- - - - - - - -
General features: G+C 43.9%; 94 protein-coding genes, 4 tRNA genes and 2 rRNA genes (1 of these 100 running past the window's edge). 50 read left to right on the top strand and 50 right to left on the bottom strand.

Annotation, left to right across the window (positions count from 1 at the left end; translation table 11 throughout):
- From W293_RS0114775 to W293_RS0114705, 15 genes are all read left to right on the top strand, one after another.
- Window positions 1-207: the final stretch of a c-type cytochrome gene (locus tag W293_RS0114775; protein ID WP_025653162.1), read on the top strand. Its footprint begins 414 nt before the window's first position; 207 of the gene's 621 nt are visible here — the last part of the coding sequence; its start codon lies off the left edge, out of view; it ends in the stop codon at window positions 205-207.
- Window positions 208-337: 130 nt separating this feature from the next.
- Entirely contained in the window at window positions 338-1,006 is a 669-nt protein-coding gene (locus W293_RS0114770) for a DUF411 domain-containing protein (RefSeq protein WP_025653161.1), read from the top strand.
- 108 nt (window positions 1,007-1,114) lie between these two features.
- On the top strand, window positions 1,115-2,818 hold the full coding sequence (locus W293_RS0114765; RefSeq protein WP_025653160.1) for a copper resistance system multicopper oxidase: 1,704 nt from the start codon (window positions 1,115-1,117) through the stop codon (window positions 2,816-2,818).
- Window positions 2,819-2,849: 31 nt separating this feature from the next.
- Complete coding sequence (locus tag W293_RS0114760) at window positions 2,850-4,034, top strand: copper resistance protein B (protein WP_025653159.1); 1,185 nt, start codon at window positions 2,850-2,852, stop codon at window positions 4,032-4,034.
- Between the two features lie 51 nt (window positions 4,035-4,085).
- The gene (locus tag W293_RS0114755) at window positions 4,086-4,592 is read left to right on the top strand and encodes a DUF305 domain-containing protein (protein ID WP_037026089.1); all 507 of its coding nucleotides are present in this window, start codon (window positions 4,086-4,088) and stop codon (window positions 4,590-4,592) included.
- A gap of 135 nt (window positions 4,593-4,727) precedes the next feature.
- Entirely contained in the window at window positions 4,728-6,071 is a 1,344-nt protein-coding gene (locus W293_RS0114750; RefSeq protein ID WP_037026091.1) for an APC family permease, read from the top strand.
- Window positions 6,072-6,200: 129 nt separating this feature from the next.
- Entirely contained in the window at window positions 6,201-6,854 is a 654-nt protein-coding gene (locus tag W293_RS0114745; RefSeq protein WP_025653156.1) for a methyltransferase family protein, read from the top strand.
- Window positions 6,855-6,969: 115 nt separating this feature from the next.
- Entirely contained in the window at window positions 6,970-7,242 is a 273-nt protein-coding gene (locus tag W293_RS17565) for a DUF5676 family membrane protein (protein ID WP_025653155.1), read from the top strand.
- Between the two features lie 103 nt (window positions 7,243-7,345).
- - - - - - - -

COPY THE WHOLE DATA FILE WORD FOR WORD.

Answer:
General features: G+C 43.9%; 94 protein-coding genes, 4 tRNA genes and 2 rRNA genes (1 of these 100 running past the window's edge). 50 read left to right on the top strand and 50 right to left on the bottom strand.

Annotation, left to right across the window (positions count from 1 at the left end; translation table 11 throughout):
- From W293_RS0114775 to W293_RS0114705, 15 genes are all read left to right on the top strand, one after another.
- Window positions 1-207: the final stretch of a c-type cytochrome gene (locus tag W293_RS0114775; protein ID WP_025653162.1), read on the top strand. Its footprint begins 414 nt before the window's first position; 207 of the gene's 621 nt are visible here — the last part of the coding sequence; its start codon lies off the left edge, out of view; it ends in the stop codon at window positions 205-207.
- Window positions 208-337: 130 nt separating this feature from the next.
- Entirely contained in the window at window positions 338-1,006 is a 669-nt protein-coding gene (locus W293_RS0114770) for a DUF411 domain-containing protein (RefSeq protein WP_025653161.1), read from the top strand.
- 108 nt (window positions 1,007-1,114) lie between these two features.
- On the top strand, window positions 1,115-2,818 hold the full coding sequence (locus W293_RS0114765; RefSeq protein WP_025653160.1) for a copper resistance system multicopper oxidase: 1,704 nt from the start codon (window positions 1,115-1,117) through the stop codon (window positions 2,816-2,818).
- Window positions 2,819-2,849: 31 nt separating this feature from the next.
- Complete coding sequence (locus tag W293_RS0114760) at window positions 2,850-4,034, top strand: copper resistance protein B (protein WP_025653159.1); 1,185 nt, start codon at window positions 2,850-2,852, stop codon at window positions 4,032-4,034.
- Between the two features lie 51 nt (window positions 4,035-4,085).
- The gene (locus tag W293_RS0114755) at window positions 4,086-4,592 is read left to right on the top strand and encodes a DUF305 domain-containing protein (protein ID WP_037026089.1); all 507 of its coding nucleotides are present in this window, start codon (window positions 4,086-4,088) and stop codon (window positions 4,590-4,592) included.
- A gap of 135 nt (window positions 4,593-4,727) precedes the next feature.
- Entirely contained in the window at window positions 4,728-6,071 is a 1,344-nt protein-coding gene (locus W293_RS0114750; RefSeq protein ID WP_037026091.1) for an APC family permease, read from the top strand.
- Window positions 6,072-6,200: 129 nt separating this feature from the next.
- Entirely contained in the window at window positions 6,201-6,854 is a 654-nt protein-coding gene (locus tag W293_RS0114745; RefSeq protein WP_025653156.1) for a methyltransferase family protein, read from the top strand.
- Window positions 6,855-6,969: 115 nt separating this feature from the next.
- Entirely contained in the window at window positions 6,970-7,242 is a 273-nt protein-coding gene (locus tag W293_RS17565) for a DUF5676 family membrane protein (protein ID WP_025653155.1), read from the top strand.
- Between the two features lie 103 nt (window positions 7,243-7,345).